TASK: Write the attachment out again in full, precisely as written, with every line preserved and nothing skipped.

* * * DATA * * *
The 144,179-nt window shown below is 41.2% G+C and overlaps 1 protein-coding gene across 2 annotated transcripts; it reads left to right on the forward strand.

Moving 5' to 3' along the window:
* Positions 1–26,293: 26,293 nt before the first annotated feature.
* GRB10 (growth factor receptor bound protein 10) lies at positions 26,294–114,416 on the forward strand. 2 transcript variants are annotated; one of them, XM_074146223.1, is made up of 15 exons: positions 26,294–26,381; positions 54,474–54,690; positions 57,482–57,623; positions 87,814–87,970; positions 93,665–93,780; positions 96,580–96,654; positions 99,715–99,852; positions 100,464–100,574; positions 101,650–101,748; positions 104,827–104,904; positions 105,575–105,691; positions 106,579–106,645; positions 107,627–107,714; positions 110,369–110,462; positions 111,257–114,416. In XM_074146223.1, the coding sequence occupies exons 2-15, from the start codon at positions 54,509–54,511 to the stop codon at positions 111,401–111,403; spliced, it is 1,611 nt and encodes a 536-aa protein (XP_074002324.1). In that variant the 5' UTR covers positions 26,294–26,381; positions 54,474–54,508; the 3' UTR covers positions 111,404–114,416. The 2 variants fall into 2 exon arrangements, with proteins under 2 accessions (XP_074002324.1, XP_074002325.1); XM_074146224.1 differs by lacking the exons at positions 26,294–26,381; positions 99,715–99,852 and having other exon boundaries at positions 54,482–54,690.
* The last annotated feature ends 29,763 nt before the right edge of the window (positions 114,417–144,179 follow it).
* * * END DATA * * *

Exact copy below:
The 144,179-nt window shown below is 41.2% G+C and overlaps 1 protein-coding gene across 2 annotated transcripts; it reads left to right on the forward strand.

Moving 5' to 3' along the window:
* Positions 1–26,293: 26,293 nt before the first annotated feature.
* GRB10 (growth factor receptor bound protein 10) lies at positions 26,294–114,416 on the forward strand. 2 transcript variants are annotated; one of them, XM_074146223.1, is made up of 15 exons: positions 26,294–26,381; positions 54,474–54,690; positions 57,482–57,623; positions 87,814–87,970; positions 93,665–93,780; positions 96,580–96,654; positions 99,715–99,852; positions 100,464–100,574; positions 101,650–101,748; positions 104,827–104,904; positions 105,575–105,691; positions 106,579–106,645; positions 107,627–107,714; positions 110,369–110,462; positions 111,257–114,416. In XM_074146223.1, the coding sequence occupies exons 2-15, from the start codon at positions 54,509–54,511 to the stop codon at positions 111,401–111,403; spliced, it is 1,611 nt and encodes a 536-aa protein (XP_074002324.1). In that variant the 5' UTR covers positions 26,294–26,381; positions 54,474–54,508; the 3' UTR covers positions 111,404–114,416. The 2 variants fall into 2 exon arrangements, with proteins under 2 accessions (XP_074002324.1, XP_074002325.1); XM_074146224.1 differs by lacking the exons at positions 26,294–26,381; positions 99,715–99,852 and having other exon boundaries at positions 54,482–54,690.
* The last annotated feature ends 29,763 nt before the right edge of the window (positions 114,417–144,179 follow it).